Brainscan Reveals LSD Mimics Mind Of A Baby, Discovery Could Lead To Benefial Use of Psychedelic Drugs
Scientists from Imperial College London have found that the psychedelic drug LSD frees the brain and makes it less compartmentalized. The observations, made after studying various brain scans, also revealed that under the influence of LSD the brain works similar to a baby's mind.
The brain normally functions on independent networks that carry out distinct functions such as hearing, movement and vision. However, according to PNAS, the influence of LSD breaks down the different compartments which result in a more unified system.
"In many ways, the brain in the LSD state resembles the state our brains were in when we were infants: free and unconstrained," Robin Carhart-Harris of the Imperial College London said. "This also makes sense when we consider the hyper-emotional and imaginative nature of an infant's mind."
According to Reuters, the findings also showed that many extra brain areas, apart from the visual cortex, added to the visual processing in the volunteers who were under the influence of LSD. The observation could be an explanation for the intricate visual hallucinations that are often related to LSD intake. The Science World Report, further adds that LSD in the human brain changes consciousness by reorganizing networks.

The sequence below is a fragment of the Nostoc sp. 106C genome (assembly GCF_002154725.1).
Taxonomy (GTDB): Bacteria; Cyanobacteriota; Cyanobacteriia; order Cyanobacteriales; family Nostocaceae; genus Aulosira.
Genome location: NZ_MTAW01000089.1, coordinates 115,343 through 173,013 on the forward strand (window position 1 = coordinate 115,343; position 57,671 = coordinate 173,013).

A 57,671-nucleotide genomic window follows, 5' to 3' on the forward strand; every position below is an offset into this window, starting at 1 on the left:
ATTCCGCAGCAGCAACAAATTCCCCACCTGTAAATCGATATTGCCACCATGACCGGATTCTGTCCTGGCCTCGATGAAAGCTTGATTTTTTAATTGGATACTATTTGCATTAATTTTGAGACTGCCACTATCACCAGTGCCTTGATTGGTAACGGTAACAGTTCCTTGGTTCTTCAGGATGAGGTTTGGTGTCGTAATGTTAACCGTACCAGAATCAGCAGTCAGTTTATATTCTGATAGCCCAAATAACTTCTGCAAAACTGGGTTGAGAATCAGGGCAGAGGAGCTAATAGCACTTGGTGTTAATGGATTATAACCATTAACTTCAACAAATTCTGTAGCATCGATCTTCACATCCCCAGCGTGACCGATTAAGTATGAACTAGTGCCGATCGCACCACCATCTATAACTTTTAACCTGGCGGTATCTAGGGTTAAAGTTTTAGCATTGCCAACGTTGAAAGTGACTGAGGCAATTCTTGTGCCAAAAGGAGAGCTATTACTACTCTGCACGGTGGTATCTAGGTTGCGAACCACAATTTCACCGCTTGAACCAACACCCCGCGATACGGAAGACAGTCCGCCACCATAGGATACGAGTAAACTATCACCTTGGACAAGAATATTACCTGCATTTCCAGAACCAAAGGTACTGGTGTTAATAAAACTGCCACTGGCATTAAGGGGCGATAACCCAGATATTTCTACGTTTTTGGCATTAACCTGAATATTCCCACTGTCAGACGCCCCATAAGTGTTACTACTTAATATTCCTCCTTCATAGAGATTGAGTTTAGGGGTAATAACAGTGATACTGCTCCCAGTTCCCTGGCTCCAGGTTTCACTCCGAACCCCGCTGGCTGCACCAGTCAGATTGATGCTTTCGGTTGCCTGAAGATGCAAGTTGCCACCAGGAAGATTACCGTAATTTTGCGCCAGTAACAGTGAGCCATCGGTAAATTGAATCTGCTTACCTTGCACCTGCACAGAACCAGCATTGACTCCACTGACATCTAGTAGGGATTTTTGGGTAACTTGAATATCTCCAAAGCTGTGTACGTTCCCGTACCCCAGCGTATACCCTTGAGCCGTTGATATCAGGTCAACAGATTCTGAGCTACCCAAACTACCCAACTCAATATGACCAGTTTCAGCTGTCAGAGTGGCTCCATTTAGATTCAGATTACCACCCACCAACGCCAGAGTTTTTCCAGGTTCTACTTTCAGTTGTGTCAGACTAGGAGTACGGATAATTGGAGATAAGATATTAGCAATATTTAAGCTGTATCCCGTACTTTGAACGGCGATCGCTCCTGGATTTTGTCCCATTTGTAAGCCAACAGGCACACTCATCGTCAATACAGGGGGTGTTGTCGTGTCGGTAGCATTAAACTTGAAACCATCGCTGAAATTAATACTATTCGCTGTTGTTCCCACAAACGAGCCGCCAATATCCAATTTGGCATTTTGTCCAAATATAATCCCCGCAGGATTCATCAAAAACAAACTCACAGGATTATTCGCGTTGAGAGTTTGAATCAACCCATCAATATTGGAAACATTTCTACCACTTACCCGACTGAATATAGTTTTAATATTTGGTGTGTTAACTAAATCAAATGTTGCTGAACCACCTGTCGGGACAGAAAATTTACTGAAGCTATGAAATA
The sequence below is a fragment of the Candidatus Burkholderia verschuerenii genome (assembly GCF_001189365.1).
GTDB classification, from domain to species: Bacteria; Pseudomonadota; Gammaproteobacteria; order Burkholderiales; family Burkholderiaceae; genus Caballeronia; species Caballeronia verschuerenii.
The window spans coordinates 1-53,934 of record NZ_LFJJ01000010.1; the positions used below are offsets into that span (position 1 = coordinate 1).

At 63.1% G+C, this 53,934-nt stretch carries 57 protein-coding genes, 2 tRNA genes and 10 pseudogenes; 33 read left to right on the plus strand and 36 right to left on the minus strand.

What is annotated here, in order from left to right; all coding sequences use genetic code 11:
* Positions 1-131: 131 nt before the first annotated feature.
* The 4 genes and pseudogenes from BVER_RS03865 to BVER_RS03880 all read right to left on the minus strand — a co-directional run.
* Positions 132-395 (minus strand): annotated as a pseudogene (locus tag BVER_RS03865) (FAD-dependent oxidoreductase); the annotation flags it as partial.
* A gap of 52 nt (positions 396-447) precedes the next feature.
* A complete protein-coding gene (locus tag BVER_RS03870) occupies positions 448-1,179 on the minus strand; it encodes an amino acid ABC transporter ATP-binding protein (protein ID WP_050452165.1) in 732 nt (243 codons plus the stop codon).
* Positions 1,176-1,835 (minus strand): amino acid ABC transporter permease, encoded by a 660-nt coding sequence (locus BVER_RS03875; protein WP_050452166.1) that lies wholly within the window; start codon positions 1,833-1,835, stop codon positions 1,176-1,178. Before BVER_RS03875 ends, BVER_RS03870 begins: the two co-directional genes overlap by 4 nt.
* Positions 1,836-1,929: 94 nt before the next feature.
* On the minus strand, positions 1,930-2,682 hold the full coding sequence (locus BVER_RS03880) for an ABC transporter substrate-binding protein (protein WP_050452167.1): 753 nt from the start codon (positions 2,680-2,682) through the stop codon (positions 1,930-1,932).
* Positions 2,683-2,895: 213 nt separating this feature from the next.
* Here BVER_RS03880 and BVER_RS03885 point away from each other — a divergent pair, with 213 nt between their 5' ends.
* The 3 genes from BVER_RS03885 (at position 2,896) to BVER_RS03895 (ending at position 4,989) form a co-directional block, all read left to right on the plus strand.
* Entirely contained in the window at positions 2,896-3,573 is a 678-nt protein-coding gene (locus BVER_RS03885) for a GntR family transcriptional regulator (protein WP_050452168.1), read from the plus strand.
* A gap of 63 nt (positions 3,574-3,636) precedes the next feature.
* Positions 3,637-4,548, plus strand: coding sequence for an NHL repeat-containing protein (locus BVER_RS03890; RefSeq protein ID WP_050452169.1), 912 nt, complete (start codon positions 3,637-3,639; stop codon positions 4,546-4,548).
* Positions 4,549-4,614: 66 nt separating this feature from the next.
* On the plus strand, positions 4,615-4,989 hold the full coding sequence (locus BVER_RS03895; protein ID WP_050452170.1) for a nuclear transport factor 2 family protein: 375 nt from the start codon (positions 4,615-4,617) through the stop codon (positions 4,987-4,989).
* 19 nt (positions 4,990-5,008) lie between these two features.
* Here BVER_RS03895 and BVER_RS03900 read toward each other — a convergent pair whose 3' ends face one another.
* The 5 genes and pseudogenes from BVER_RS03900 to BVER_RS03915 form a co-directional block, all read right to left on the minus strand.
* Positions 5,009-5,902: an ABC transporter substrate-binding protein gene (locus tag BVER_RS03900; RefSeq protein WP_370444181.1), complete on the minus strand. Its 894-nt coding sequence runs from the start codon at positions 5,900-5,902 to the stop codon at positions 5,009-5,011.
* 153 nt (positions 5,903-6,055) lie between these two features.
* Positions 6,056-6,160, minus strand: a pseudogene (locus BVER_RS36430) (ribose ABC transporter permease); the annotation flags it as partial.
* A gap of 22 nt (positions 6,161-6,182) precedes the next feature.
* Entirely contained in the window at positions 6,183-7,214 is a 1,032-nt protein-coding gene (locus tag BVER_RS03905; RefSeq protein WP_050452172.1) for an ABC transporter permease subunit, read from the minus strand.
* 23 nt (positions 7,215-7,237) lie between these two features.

Researchers also said that after the drug's effects subsided, the volunteers experienced improvements in well being. The discovery let to the suggestion that psychedelic compounds can be used in the near future for the treatment of psychiatric disorders, such as addiction or depression where negative thoughts patterns become entrenched in the mind.
The research involved 20 physically and psychologically healthy volunteers, with a previous experience of psychedelic drug intake, who were injected with either 75 micrograms of LSD, or a placebo. Following this, their brains were scanned using various techniques that included magnetoencephalography (MEG) and functional magnetic resonance imaging (fMRI), which allowed the researchers to study the activity in the whole brain by observing electrical activity and blood flow. The study was financed by the Beckley Foundation, a British organization that funds scientific research used for finding the possible medical benefits of psychotropic drugs.